I haven’t gone through all of the intricacies of the chest- and card-drop systems as this would complicate things even further, and I can’t even begin to imagine how confused someone who doesn’t play the game would be upon reading this. Is it possible to play without paying so much as a cent? Absolutely, but the process of levelling up and progressing through the arenas is going to be slow and painful, and you’re always going to be acutely aware of how much easier the game is for people who pay their way to the top. Is it possible to beat these people? Sure, that’s the beauty of Clash Royale – the player’s ability to react mid-game and create different strategies is absolutely crucial, and no amount of money can buy that. But there are plenty of other games that don’t have that going for them. The likes of The Smurfs’ Village, Clash of Clans (as well as most of its cheap knock-offs, for that matter) and Candy Crush are barely-concealed slot machines that either become impossible for F2P in the late-game stage, or don’t even bother hiding the true idea behind them.

There’s an argument to be made in favor of purely cosmetic microtransactions, but the truth is that chests, crates, lootcrates, or whatever else shady developers choose to call their flavor of RNG-based rewards system, abuse the vulnerability of kids and the mental disposition of adults prone to gambling addiction.

The fate of the Heroes of Might and Magic franchise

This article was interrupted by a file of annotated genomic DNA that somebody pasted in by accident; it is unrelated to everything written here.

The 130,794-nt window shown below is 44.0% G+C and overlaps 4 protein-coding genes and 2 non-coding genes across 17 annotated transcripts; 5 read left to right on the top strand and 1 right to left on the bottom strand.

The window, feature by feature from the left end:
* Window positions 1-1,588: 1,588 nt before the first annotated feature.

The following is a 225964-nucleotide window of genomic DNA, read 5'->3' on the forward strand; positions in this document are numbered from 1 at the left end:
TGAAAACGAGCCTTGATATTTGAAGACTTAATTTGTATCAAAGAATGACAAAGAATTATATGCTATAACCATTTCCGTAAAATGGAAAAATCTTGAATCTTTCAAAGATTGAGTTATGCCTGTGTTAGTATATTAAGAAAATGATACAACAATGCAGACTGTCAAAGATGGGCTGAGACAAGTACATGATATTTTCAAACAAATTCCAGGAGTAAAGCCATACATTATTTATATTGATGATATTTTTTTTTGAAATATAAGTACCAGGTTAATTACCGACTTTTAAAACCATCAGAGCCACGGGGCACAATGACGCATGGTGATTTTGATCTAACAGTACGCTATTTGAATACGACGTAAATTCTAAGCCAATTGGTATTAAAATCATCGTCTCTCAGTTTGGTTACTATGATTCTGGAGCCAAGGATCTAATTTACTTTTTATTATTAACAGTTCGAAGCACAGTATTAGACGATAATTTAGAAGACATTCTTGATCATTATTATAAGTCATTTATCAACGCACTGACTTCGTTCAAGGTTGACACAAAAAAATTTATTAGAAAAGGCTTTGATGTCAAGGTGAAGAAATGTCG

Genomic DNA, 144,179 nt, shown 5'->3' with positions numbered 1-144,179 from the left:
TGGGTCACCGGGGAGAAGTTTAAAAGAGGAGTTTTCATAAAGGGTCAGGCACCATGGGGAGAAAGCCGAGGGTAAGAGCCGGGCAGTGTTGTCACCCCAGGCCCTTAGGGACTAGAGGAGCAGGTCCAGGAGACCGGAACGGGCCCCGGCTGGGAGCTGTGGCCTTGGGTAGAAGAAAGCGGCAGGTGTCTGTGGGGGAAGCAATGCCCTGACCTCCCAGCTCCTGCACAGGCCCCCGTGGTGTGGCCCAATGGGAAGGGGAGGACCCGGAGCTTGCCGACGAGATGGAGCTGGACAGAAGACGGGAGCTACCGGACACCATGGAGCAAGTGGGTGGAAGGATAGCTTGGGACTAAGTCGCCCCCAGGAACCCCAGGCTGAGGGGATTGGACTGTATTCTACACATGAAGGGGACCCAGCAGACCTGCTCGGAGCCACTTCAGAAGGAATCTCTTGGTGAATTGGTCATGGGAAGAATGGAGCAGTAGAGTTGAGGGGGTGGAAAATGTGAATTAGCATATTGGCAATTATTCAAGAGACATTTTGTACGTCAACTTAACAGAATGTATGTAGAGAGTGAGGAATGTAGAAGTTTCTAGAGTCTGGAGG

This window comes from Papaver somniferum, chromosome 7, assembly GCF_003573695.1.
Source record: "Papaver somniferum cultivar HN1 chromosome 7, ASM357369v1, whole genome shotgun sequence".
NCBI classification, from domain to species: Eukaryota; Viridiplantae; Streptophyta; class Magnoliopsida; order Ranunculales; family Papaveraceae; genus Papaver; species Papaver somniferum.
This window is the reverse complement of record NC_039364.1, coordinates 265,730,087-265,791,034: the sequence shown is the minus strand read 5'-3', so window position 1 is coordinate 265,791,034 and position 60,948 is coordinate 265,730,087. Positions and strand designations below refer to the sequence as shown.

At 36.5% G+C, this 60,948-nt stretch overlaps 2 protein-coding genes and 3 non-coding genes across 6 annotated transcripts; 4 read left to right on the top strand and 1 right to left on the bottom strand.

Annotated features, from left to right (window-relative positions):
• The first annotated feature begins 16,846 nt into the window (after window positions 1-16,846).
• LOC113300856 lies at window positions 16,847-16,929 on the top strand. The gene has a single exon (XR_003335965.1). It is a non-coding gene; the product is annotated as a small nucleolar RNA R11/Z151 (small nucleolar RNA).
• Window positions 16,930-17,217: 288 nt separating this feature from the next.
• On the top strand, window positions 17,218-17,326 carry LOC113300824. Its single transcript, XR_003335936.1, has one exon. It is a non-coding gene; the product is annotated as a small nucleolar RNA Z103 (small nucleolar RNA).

Let’s take a quick trip down memory lane – it’s 1995, DOS is still the predominant operating system and the computers are as large as cardboard boxes. The first ever E3 is just around the corner, as is the first PlayStation, and companies like Remedy and BioWare are just being established. Gaming’s formation period hasn’t ended yet, but the potential is there and so is the passion. Enter New World Computing’s Heroes of Might and Magic: A Strategic Quest, a spin-off of the successful Might and Magic series. The game receives praise for combining elements of adventure, simulation and strategy, as well as offering an accessible, yet hard to master, gameplay. A year later, in 1996, Heroes of Might and Magic II comes out, improving upon its predecessor in every aspect while only taking a fraction of the time to develop. It’s the first in the HOMM franchise to receive an expansion, possibly due to 3DO’s purchase of NWC earlier that year. And then Heroes of Might and Magic III comes along on February 28, 1999.

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See, HOMM III was a truly special game, one of those games that live on in the hearts of their fans for decades and are remembered fondly by everyone who’s experienced them. The third installment of the franchise was by far the best one yet, and  arguably one of the best turn-based strategy games ever created up to that point. It was bigger and better than the prior iterations of HOMM, building on the concepts of the previous games and improving upon them. The number of units was doubled, the graphics were tremendous for their time, and, as customary for the franchise even to this day, the soundtrack was absolutely beautiful, professionally made and easy on the ears. Heroes of Might and Magic III remains, to this day, one of the greatest achievements of the strategy gaming genre.